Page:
While our passports were in the care of the ‘English Center’ there were some logistical problems in the renewing process and they expired, so Plan B: we had to leave the country in order to renew our visa’s. Airfare was about $200US each to Thailand, so we happily packed our bags for a 1 week vacation in ‘The Land of Smiles’.
While in Thailand, Richelle and I took a tour to the province Kanchanaburi. One of the day trips was to the spectacular Erawan waterfall. It just wasn’t one fall; it was a series of 7 tiers, each one outstanding in beauty. These waterfalls are inside the Erawan National Park and are thankfully protected. One of the ways they protect it is by checking that each person does not bring in any garbage, so everyone has to line up, check/sign in their lunches, etc. into lockers to be eaten in the lunch area only, and, you must sign for each water bottle you take up the trail plus leave a deposit, to be returned when you return the bottle. I am so grateful they have this system in place, but even so, there was still garbage littering the site and marring the natural beauty.
The 1.5 km. pathway is mostly natural, with stone steps, tree roots popping up everywhere, railings in some of the tougher spots, and quite a rise in elevation, I’m sure that on rainy days the path would be more like a mud bath. So it’s not a hike for the faint of heart, but on the other hand we saw people of all ages and abilities on the trail, everyone could probably get to the first couple of falls. Richelle and I unfortunately only had flip-flops for this adventure which was a definite handicap, it proved too difficult to scramble over some of the wet, slippery rocks we encountered between the 6th and 7th waterfall , and bare feet was too painful and option for us.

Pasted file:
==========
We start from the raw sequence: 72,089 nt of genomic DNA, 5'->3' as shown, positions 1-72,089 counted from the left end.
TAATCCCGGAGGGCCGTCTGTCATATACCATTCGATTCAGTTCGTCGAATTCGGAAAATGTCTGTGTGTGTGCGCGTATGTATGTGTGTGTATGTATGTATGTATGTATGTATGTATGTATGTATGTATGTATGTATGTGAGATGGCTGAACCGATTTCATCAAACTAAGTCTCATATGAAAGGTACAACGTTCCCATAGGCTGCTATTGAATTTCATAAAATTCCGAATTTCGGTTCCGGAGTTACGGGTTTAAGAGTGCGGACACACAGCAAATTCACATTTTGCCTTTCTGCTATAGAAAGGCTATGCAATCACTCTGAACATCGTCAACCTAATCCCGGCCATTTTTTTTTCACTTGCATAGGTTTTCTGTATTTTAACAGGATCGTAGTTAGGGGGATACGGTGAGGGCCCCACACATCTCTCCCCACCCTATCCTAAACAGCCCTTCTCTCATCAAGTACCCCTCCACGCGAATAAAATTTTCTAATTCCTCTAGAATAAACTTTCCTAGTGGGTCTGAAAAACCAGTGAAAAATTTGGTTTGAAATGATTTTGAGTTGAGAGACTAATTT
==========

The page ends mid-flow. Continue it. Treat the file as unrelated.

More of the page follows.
After seeing the 6 breathtakingly beautiful falls we decided on the 4th to go for a swim. That falls had a huge rock you could climb up on and go through and behind the waterfall, also, we saw a group of monkeys there on the way up and was hoping to see them again. Now, to refresh ourselves in the beautiful, cool, green, green pool of water. Freezing was more like it, but certainly refreshing! We wanted to go in slowly since it was so cold but the unexpected ‘Footy Fish’ nibbling made quick work of our submerging into the icy depths. At first the Footy Fish nibbling brings to mind all the horror movies you have ever watched with creatures coming up from the depths of hell especially to eat you and your tasty feet. After taking a few deep breaths and being assured that there is no blood involved you can relax… a bit, although I never got used to it. In Bangkok you can find spas where they put your feet into a tank filled with these fish and they will nibble all the old skin off and refresh your feet, kinda like a luffa. It’s a special treat, I imagine that it even tickles your toes and it costs a fair amount so it must be great, right! But, in the spas they use tiny, little baby Footy Fish, under an inch long whereas in contrast the Footy Fish in these pools were mostly over a foot long and probably weighed over a pound! The sensation is definitely not painful but it is very strange, and they are very persistent in glomming onto your feet and legs. The other weird part to get used to is that you can’t actually see the fish, the water is silty, not clear. So the jury is still out as to whether or not I actually enjoyed it or if I was ‘thrilled’ like I am when facing the downside of a very high roller coaster ride. I suspect that the more one swims with the Footy Fish the more one would enjoy the relaxing experience. Will let you know how that goes the next time we encounter the strangely weird Footy Fish.